way, found his way in the Reagan administration; was not always the
most conservative, was not someone that you could easily pillory as
some sort of stick figure, but was rather an intellectual.
And that, of course,
then brought down all the heavens on me, in terms of the civil rights
establishment -- I think driven by people who said, you know what,
we don't like Clarence Thomas' story, as being sort of this young
black man from Georgia who made his way up.
We don't like
the idea that Juan Williams at "The Washington Post" would
lend his credibility to this story. And therefore, one way to get
at Thomas was to attack the messengers. In that case, to attack me.
HUME: So what
people then attacked me. Once he got into trouble with Anita Hill,
and there were all sorts of questions about my behavior - have you
told any flirtatious jokes, who have you flirted with at the paper?
All sorts of accusations.
I mean, it just
felt like the world had crumbled in on my head. I couldn't believe
that so many of my friends who were in the newsroom at the time -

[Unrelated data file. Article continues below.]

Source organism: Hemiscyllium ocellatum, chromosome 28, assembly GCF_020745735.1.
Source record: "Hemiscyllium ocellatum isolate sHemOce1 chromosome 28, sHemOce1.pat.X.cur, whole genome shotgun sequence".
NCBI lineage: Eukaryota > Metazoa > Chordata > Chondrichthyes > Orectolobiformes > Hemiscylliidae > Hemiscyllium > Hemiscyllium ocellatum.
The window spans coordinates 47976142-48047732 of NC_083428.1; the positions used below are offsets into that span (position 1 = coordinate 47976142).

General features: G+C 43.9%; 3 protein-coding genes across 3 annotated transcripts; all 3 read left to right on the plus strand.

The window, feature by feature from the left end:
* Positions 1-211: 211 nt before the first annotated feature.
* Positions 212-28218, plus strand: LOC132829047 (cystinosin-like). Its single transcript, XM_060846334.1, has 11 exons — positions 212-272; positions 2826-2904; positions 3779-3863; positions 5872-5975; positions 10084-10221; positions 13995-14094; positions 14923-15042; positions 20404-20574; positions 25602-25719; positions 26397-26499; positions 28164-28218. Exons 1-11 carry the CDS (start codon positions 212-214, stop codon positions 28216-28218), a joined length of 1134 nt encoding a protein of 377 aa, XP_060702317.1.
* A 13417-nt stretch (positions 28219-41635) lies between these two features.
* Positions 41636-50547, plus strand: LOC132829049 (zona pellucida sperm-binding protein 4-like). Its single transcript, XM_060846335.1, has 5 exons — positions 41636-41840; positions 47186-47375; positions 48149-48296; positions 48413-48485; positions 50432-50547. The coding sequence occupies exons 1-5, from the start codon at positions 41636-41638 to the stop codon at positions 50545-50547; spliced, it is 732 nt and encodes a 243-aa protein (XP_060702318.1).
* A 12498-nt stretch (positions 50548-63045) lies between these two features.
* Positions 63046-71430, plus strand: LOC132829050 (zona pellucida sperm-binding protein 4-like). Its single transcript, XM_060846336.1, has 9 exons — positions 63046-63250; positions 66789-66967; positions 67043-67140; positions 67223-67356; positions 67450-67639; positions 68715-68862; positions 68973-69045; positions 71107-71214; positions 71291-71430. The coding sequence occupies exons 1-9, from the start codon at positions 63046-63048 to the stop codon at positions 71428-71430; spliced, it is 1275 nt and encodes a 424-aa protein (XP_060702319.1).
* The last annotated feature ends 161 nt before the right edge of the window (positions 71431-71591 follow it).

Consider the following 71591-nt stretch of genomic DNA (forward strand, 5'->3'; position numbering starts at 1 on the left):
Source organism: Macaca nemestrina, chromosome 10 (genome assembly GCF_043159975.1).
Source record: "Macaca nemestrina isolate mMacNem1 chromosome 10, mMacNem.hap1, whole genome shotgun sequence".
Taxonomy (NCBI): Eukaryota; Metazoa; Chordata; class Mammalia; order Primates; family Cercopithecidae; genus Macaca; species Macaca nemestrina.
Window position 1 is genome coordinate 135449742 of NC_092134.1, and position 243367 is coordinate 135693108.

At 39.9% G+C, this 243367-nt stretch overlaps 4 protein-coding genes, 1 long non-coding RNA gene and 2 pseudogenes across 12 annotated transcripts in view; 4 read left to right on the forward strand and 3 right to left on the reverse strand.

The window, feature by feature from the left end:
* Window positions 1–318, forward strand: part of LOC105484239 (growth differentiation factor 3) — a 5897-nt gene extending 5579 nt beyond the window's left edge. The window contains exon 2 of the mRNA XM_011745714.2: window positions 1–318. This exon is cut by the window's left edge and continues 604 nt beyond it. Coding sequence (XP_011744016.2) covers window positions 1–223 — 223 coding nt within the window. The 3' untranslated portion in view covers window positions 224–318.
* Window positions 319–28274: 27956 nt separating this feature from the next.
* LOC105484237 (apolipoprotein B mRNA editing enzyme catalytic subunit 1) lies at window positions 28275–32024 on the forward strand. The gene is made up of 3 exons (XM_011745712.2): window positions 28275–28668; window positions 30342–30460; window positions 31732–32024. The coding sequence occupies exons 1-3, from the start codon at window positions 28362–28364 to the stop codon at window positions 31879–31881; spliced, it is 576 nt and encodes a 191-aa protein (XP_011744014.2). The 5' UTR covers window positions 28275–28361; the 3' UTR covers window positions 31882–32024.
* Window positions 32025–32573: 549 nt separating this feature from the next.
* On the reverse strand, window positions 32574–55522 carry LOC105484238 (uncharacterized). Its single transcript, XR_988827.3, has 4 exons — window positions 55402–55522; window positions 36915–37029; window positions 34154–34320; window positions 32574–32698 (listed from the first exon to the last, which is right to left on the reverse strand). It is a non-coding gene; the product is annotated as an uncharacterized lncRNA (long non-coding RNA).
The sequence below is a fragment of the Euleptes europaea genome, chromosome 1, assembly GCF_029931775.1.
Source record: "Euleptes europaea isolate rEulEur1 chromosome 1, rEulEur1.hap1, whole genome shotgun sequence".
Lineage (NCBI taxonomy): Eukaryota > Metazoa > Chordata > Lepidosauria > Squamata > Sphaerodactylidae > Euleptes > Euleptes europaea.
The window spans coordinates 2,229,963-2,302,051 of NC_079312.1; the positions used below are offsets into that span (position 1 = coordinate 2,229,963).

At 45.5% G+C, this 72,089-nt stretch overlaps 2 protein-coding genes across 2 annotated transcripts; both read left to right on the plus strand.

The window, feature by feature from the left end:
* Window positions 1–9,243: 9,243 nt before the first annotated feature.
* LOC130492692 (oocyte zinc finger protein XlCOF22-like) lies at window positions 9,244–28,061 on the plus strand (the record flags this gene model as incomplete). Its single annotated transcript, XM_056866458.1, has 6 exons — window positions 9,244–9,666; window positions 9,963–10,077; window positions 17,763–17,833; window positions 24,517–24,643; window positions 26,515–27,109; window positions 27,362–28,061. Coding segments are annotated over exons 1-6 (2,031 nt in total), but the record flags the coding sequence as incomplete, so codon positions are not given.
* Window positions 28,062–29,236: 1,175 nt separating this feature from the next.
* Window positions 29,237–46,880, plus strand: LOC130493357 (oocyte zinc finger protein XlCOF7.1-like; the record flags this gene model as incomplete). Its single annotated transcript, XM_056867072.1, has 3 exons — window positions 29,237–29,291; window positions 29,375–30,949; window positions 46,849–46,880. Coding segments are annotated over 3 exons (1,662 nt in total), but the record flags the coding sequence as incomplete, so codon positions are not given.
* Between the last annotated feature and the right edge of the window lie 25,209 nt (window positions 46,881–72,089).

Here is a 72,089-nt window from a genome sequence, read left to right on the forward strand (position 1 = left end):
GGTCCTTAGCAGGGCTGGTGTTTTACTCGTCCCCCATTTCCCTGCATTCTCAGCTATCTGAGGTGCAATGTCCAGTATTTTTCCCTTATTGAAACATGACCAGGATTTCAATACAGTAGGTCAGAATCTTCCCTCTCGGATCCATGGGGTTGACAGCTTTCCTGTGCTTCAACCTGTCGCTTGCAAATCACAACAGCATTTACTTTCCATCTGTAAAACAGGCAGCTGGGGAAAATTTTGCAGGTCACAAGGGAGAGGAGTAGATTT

really, it was as if, well, you are no longer truly black. You don't
belong and have the right to hold that seat.
As a matter of
fact, I was, at that time, doing "Crossfire" for CNN. And
I was then saying, listen, I think a lot of these charges against
Thomas are ill-based.
And at the time,
CNN said, well, you can't sit on the left side here and argue from
a black perspective because you're not holding the official black
position. So, you know, you can't, literally, appear on this show
and do your job as the host on the left.
So Juan, unable
to represent what passes for the Left on CNN and unwilling to identify
with the political positions held by most Blacks, feels mistreated by
Blacks and the Left - the mindset he brings to America's Black Forum,
his side gig.
Just before the